Madison-Virgil USD 386 offers a family ASQ® night, said Melissa Harlan, the early learning coordinating instructor for the district. The come-and-go event offers stations with the needed manipulatives for each part of the ASQ-3®, as well as professional staff members available in each room to address any questions that parents or guardians may have. The district also offers a quiet space for families to complete the ASQ:SE-2® and supervised child care so families have time to complete the social-emotional portion.
Madison-Virgil also uses the online Family Access version of the questionnaires for flexibility and choice in completing either an electronic or paper copy.
“As a teacher, I value the input that families include in the narrative answers at the end of each protocol,” Harlan said. “This provides me with specific, individualized feedback directly from the family in written form about their child. They take the opportunity to include both positives they love about their child, as well as opening up about any challenges.”
While each incoming kindergartener should have access to the ASQ®, parents can choose not to participate, said Amanda Petersen, director of KSDE’s Early Childhood team.
KSDE and other state agencies are partnering with community organizations throughout the state to expand access to developmental screenings, according to Petersen. The All In For Kansas Kids Strategic Plan is helping build a stronger early childhood system.
“As part of that, we really wanted to expand access to developmental screenings and to make sure that no matter where you live in the state, if you are a parent or a family with a young child, you have access to developmental screenings,” Petersen said. “We know that access to early childhood services varies based on where you live.”
In July 2020, KSDE and Brookes Publishing executed a new contract to expand the state ASQ® Online System (online infrastructure). KSDE and the Kansas Department of Health and Environment (KDHE) then partnered with Programs for Infants and Toddlers with Disabilities (Part C of the Individuals with Disabilities Education Act - IDEA) in Kansas to administer local ASQ® accounts, with support provided by the University of Kansas Center for Public Partnerships and Research. Any community-based organization that serves children can have access to the ASQ®. There are 30 Part C programs in Kansas, so all of the state is covered, Petersen said.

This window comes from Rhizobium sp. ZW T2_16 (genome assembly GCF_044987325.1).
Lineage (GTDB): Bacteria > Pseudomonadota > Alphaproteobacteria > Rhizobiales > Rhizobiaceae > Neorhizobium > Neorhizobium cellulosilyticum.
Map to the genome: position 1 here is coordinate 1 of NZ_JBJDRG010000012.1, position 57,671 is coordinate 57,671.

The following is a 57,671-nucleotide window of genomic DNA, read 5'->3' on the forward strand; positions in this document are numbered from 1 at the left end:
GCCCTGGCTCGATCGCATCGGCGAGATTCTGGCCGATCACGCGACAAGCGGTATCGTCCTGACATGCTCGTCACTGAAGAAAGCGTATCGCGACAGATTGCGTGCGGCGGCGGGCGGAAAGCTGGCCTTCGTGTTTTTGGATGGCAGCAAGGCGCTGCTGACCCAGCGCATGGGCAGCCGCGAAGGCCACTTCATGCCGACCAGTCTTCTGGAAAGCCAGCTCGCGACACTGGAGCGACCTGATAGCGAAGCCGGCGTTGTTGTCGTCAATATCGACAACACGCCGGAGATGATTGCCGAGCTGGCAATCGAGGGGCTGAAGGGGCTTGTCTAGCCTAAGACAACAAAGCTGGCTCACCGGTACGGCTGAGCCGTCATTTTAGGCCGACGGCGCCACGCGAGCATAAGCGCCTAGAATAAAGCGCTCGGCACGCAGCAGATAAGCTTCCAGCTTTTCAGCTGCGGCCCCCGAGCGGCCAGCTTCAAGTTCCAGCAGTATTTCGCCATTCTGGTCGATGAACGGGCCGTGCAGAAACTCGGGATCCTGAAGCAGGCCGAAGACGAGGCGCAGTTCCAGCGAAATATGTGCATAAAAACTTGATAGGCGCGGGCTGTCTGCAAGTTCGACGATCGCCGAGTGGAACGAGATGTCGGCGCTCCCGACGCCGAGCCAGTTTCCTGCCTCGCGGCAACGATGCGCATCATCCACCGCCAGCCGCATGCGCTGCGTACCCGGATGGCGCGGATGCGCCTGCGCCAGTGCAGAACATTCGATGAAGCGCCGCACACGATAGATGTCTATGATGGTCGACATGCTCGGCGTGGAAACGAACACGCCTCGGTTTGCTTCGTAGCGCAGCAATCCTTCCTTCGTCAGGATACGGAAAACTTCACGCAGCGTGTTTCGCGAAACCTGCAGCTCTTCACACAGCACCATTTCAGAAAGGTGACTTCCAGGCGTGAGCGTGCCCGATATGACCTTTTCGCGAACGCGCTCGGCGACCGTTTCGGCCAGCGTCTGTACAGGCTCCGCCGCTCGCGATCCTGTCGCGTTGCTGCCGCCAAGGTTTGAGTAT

“We hope this will expand access to developmental screenings through the ASQ so that more people can be screening and more people can be identifying kids who might need support earlier on,” she said.
Emerson Elementary School, Kansas City USD 500, hosts an open house event about two weeks into the school year, said Lusia Requenes, family engagement coordinator at Emerson. A light meal is offered, and parents and guardians can fill out the two questionnaires on a computer the school provides.
“This year, we had great participation,” Requenes said. “I’d say it was about 80 percent.”
For families who can’t attend, an online Family Access link is provided so the screenings can be completed at home. Kindergarten families are provided information about the event at kindergarten roundup in the spring before the start of the kindergarten year.
“It’s really opened our families’ eyes that every day practical activities at home can impact learning,” Requenes said. “I don’t think parents realize that they are teaching all of these skills to their kids. The ASQ helps support teachers in lesson planning, too. I know ASQ also has had an impact on adding more of the learning-through-play feature. In the five years we’ve been doing it, I feel like our kindergarten classrooms are stronger.”